The first to lose out is the customer, who will be disappointed enough to abandon the brand. Then the brand will lose its value and the hotelier will have fewer customers. Second loser. Then the brand will be so worthless that the hotelier will leave it. Third loser.

The system now relies solely on the fact that loyalty programs will continue to bring in customers like cattle to the slaughterhouse. But given that the logic explained above leads to a deterioration in loyalty programs, even this safety net has a limited lifespan.

Is this the end of the system? Certainly not. This will restore value to brands that do their job, and to hoteliers who see the value and don’t despise the customer.

The others may (re)discover independence and its corollary: when you’re your own brand, you can’t damage it or disappoint the customer, because nobody will help you, and you’ll be the only one to pay the price for your mistakes.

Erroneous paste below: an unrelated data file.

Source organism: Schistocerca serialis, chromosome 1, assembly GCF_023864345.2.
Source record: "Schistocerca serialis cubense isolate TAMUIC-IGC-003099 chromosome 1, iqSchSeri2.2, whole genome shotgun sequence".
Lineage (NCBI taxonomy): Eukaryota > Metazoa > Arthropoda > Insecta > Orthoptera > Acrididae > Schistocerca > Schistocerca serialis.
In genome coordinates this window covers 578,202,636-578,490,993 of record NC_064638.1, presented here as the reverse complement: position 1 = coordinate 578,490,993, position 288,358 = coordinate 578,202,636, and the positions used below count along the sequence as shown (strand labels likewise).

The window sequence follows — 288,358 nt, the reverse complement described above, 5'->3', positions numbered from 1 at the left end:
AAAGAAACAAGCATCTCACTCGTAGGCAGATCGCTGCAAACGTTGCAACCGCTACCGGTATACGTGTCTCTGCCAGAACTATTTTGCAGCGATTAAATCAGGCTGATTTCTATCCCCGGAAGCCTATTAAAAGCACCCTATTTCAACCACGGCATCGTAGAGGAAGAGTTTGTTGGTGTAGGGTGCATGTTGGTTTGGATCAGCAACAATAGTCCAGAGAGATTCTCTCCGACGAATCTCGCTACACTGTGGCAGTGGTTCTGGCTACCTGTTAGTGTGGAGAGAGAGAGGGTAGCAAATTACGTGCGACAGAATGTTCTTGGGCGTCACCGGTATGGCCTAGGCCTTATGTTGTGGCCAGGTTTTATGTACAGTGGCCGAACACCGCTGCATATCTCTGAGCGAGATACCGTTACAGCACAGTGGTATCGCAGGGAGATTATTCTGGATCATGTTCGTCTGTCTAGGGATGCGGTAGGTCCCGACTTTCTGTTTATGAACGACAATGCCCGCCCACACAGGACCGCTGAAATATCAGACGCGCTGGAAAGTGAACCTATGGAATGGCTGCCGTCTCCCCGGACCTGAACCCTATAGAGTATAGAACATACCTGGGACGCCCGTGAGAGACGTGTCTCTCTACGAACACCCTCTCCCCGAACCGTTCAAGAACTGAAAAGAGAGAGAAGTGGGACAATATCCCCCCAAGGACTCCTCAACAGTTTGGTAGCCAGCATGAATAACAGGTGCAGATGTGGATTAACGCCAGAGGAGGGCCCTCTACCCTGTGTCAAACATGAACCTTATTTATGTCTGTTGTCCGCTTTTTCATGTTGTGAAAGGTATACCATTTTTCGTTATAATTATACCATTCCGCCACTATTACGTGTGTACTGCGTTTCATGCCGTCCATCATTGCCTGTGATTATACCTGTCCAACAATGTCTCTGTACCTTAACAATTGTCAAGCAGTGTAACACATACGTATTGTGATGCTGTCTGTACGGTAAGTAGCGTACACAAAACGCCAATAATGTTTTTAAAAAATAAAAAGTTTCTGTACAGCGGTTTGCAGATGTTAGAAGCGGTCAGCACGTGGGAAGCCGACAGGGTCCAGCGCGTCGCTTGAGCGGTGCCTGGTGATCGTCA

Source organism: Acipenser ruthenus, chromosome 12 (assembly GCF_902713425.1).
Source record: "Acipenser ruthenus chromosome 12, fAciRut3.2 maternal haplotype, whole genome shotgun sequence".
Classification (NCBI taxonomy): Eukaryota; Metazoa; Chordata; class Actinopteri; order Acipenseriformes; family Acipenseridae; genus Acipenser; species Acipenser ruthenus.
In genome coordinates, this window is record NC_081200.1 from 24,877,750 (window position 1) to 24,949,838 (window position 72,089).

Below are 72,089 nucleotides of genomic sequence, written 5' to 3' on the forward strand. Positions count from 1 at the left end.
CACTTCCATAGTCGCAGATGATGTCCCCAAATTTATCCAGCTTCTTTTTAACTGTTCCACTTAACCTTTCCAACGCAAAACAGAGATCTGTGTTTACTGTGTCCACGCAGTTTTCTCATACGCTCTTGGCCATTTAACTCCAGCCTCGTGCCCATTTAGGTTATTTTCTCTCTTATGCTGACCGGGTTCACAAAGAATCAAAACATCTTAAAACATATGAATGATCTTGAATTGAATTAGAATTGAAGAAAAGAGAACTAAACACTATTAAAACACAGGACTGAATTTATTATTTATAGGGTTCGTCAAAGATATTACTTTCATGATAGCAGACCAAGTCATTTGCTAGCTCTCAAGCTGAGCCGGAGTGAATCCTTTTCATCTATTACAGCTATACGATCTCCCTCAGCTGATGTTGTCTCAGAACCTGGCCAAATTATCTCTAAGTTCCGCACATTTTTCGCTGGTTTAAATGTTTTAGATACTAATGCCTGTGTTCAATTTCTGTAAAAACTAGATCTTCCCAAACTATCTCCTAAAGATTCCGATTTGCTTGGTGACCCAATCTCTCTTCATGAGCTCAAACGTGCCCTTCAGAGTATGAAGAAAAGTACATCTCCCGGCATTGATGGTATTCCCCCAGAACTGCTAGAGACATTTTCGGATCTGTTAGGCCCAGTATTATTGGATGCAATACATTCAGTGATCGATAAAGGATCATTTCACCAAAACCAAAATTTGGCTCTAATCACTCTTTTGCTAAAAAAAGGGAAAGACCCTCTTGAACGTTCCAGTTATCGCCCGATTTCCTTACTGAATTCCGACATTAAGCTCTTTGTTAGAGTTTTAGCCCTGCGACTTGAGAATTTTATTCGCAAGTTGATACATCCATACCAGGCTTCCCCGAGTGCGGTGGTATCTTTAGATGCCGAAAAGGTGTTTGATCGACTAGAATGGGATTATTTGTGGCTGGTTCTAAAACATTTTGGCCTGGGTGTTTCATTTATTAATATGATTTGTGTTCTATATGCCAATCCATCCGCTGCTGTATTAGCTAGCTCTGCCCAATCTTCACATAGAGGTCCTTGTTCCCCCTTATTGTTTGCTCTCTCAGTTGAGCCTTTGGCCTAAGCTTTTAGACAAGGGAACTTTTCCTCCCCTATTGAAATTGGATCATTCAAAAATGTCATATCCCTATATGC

Bottom line

Hoteliers and hotel chains seem to agree that customer satisfaction is only secondary as long as the business between them is running smoothly.

A short-sighted vision that forgets one thing: all this only works as long as the customer doesn’t decide to say stop because he’s no longer satisfied. And it seems that some have gone far enough for customers to start turning away from what used to be their favorite chains.

What about you? Do you prefer independents or chains? Have you also noticed a deterioration in the customer experience in recent years?

Have you decided to stay away from certain chains?

Image : guest arriving at the hotel by Africa Studio via Shutterstock.

Bertrand Duperrin
Bertrand Duperrinhttp://www.duperrin.com
Compulsive traveler, present in the French #avgeek community since the late 2000s and passionate about (long) travel since his youth, Bertrand Duperrin co-founded Travel Guys with Olivier Delestre in March 2015.